The Baltimore Orioles continue to miss opportunities to gain ground in the race to make the American League playoffs.
Baltimore Orioles’ Adam Jones, right, slides in for a double as Los Angeles Angels second baseman Johnny Giavotella takes a late throw during the first inning of a baseball game, Saturday, Aug. 8, 2015, in Anaheim, Calif. (AP Photo/Mark J. Terrill)
It remains a long shot for Baltimore to win the AL East; they trail the division-leading New York Yankees by five games as of Aug. 9, a huge gap for a Baltimore club that hasn’t been able to put together a string of consecutive victories since a six-game winning streak back in June.
The Orioles’ best chance at reaching the postseason would be via a Wild Card berth. But Baltimore has struggled to keep up in that race, too. They trail the Los Angeles Angels by two games for the final spot, even after shutting out the Angels, 5-0, on Aug. 8.
Starting pitcher Ubaldo Jimenez had perhaps his best performance of the season in that shutout, allowing just two hits while lasting eight full innings. Baltimore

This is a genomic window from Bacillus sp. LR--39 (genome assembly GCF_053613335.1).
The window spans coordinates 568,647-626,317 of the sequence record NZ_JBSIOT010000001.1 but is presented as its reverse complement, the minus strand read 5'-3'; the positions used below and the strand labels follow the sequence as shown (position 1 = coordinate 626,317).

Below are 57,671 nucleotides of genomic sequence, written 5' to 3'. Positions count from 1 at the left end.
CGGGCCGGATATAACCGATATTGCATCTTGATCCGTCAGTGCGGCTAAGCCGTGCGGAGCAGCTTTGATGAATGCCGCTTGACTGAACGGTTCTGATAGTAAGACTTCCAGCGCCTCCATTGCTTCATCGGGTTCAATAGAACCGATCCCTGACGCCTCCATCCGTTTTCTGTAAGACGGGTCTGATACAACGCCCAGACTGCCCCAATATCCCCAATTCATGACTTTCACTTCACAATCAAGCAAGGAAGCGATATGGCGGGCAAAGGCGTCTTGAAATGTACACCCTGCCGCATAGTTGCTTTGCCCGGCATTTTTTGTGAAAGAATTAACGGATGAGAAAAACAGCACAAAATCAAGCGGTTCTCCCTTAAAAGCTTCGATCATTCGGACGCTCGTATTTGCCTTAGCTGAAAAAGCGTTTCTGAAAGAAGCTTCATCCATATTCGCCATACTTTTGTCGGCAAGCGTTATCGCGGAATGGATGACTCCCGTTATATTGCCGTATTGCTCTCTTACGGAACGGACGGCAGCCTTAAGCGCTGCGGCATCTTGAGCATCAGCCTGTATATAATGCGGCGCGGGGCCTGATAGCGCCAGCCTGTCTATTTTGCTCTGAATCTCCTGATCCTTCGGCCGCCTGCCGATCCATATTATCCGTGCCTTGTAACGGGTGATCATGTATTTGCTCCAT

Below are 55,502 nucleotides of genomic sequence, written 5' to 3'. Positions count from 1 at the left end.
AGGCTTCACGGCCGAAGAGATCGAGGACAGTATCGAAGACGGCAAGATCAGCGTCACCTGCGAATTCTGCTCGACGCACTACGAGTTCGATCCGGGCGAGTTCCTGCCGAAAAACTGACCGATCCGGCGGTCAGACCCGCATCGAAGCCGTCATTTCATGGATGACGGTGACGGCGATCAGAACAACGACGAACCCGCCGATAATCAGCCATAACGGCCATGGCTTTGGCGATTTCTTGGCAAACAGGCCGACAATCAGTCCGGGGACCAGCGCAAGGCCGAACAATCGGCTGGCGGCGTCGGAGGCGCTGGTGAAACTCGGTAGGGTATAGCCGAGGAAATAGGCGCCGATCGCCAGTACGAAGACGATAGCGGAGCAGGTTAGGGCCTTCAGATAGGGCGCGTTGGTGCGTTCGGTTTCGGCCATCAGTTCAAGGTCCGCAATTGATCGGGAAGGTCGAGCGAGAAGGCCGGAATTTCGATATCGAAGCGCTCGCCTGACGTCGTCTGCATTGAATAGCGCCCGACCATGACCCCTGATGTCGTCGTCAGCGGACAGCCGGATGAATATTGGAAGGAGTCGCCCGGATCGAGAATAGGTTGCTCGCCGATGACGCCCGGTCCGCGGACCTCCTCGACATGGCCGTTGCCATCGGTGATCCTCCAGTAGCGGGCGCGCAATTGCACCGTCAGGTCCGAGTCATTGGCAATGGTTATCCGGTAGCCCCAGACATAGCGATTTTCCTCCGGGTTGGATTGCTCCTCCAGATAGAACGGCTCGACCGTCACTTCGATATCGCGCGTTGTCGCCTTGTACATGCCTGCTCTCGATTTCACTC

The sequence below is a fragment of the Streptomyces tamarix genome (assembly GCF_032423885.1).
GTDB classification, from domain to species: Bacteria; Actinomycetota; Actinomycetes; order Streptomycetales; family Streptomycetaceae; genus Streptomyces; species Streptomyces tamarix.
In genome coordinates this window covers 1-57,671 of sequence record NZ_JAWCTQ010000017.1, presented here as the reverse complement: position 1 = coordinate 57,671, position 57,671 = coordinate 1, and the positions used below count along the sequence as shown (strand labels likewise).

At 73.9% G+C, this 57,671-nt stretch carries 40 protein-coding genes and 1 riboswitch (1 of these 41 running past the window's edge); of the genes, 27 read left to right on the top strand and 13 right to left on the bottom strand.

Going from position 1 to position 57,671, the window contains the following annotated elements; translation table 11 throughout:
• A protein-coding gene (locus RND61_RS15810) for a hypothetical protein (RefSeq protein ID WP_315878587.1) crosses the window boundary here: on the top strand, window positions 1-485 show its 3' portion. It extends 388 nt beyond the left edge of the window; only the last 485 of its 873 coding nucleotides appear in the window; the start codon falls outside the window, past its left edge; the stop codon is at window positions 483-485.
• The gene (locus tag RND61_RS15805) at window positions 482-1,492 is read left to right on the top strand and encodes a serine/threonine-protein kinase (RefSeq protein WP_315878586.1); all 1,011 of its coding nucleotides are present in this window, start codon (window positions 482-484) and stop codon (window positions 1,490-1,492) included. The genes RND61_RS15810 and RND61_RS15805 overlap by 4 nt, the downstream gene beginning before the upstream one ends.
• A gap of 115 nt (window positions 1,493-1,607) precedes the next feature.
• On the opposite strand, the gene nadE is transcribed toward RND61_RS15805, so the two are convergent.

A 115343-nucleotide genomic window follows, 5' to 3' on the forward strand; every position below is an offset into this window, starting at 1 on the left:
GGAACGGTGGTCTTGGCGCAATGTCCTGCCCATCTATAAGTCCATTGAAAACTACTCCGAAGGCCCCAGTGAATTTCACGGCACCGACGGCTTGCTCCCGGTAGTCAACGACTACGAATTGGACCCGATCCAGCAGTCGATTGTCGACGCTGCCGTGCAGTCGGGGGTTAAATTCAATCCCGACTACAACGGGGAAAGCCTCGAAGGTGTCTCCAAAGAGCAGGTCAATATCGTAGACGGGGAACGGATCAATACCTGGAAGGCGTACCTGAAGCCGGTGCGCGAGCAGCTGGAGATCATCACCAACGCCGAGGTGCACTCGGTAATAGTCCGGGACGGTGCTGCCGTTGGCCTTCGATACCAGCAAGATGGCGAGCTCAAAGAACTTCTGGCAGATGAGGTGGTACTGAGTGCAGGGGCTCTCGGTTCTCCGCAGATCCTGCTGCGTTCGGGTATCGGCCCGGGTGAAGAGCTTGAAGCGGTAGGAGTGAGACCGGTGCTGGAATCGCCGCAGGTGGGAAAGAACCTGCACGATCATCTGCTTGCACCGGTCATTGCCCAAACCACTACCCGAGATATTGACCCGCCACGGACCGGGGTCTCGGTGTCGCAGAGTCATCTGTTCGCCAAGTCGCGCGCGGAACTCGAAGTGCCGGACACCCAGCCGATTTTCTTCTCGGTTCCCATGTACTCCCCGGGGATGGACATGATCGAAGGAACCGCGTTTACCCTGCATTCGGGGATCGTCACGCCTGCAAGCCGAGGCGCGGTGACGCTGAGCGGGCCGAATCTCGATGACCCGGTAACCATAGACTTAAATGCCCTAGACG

Baltimore Orioles’ Manny Machado hits a solo home run as Los Angeles Angels catcher Carlos Perez watches during the fifth inning of a baseball game, Saturday, Aug. 8, 2015, in Anaheim, Calif. (AP Photo/Mark J. Terrill)
will need more performances like that from Jimenez, who has been the Orioles’ most consistent pitcher this season. Jimenez fell into a bit of a funk over the last few weeks of play, so it was refreshing to see him back in a groove.
He and the rest of the Orioles starting rotation will be relied upon more, especially now that the bullpen is one man lighter following the release of right-hander Bud Norris, who struggled all season. Norris went 2-9 in 11 starts before he was demoted to the bullpen, where his problems continued. Norris was a quality contributor to the Orioles’ division title last year, but he wasn’t the same player this season.
But then, no one on Baltimore’s roster seems to be playing with the same efficiency this season, which is reflected in the team’s standing. There’s still approximately 50 games left for the Orioles to turn things around. They just have to stop blowing every chance they get before those opportunities run out.